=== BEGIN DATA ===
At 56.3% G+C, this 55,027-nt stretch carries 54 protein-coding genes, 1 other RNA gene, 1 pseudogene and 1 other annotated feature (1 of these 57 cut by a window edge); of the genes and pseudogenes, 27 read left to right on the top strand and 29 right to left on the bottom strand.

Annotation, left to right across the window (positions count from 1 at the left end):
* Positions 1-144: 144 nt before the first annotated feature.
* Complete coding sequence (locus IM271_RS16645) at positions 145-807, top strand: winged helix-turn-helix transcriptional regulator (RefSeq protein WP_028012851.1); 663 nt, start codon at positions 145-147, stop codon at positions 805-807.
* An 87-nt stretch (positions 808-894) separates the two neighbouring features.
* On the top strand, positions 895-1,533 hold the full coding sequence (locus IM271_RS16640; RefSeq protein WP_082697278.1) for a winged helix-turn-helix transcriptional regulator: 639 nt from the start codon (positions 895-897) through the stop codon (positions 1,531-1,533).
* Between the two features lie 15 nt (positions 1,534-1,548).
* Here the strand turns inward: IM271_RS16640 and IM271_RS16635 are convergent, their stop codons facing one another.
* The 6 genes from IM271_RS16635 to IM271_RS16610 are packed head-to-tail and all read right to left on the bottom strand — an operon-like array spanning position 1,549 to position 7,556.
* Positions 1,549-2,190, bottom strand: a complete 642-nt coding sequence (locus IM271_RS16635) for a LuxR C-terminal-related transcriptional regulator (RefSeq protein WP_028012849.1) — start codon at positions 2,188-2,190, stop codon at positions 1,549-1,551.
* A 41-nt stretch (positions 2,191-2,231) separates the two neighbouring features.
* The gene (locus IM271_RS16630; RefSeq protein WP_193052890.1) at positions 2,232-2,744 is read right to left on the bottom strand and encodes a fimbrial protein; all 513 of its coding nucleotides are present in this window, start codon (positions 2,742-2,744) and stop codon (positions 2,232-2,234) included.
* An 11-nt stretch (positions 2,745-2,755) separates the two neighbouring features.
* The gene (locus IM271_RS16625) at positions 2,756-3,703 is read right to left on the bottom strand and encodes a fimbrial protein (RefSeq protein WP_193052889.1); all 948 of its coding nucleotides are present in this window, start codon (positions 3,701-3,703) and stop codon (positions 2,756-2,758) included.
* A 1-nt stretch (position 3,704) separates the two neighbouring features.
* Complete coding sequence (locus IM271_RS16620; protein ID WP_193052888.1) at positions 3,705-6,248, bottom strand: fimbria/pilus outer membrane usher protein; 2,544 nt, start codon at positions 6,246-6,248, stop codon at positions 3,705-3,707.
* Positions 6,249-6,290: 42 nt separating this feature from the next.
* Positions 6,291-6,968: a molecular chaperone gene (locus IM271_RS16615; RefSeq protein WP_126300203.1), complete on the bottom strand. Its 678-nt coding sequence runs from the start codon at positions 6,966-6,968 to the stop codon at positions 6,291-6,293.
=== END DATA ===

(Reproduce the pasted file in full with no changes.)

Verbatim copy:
At 56.3% G+C, this 55,027-nt stretch carries 54 protein-coding genes, 1 other RNA gene, 1 pseudogene and 1 other annotated feature (1 of these 57 cut by a window edge); of the genes and pseudogenes, 27 read left to right on the top strand and 29 right to left on the bottom strand.

Annotation, left to right across the window (positions count from 1 at the left end):
* Positions 1-144: 144 nt before the first annotated feature.
* Complete coding sequence (locus IM271_RS16645) at positions 145-807, top strand: winged helix-turn-helix transcriptional regulator (RefSeq protein WP_028012851.1); 663 nt, start codon at positions 145-147, stop codon at positions 805-807.
* An 87-nt stretch (positions 808-894) separates the two neighbouring features.
* On the top strand, positions 895-1,533 hold the full coding sequence (locus IM271_RS16640; RefSeq protein WP_082697278.1) for a winged helix-turn-helix transcriptional regulator: 639 nt from the start codon (positions 895-897) through the stop codon (positions 1,531-1,533).
* Between the two features lie 15 nt (positions 1,534-1,548).
* Here the strand turns inward: IM271_RS16640 and IM271_RS16635 are convergent, their stop codons facing one another.
* The 6 genes from IM271_RS16635 to IM271_RS16610 are packed head-to-tail and all read right to left on the bottom strand — an operon-like array spanning position 1,549 to position 7,556.
* Positions 1,549-2,190, bottom strand: a complete 642-nt coding sequence (locus IM271_RS16635) for a LuxR C-terminal-related transcriptional regulator (RefSeq protein WP_028012849.1) — start codon at positions 2,188-2,190, stop codon at positions 1,549-1,551.
* A 41-nt stretch (positions 2,191-2,231) separates the two neighbouring features.
* The gene (locus IM271_RS16630; RefSeq protein WP_193052890.1) at positions 2,232-2,744 is read right to left on the bottom strand and encodes a fimbrial protein; all 513 of its coding nucleotides are present in this window, start codon (positions 2,742-2,744) and stop codon (positions 2,232-2,234) included.
* An 11-nt stretch (positions 2,745-2,755) separates the two neighbouring features.
* The gene (locus IM271_RS16625) at positions 2,756-3,703 is read right to left on the bottom strand and encodes a fimbrial protein (RefSeq protein WP_193052889.1); all 948 of its coding nucleotides are present in this window, start codon (positions 3,701-3,703) and stop codon (positions 2,756-2,758) included.
* A 1-nt stretch (position 3,704) separates the two neighbouring features.
* Complete coding sequence (locus IM271_RS16620; protein ID WP_193052888.1) at positions 3,705-6,248, bottom strand: fimbria/pilus outer membrane usher protein; 2,544 nt, start codon at positions 6,246-6,248, stop codon at positions 3,705-3,707.
* Positions 6,249-6,290: 42 nt separating this feature from the next.
* Positions 6,291-6,968: a molecular chaperone gene (locus IM271_RS16615; RefSeq protein WP_126300203.1), complete on the bottom strand. Its 678-nt coding sequence runs from the start codon at positions 6,966-6,968 to the stop codon at positions 6,291-6,293.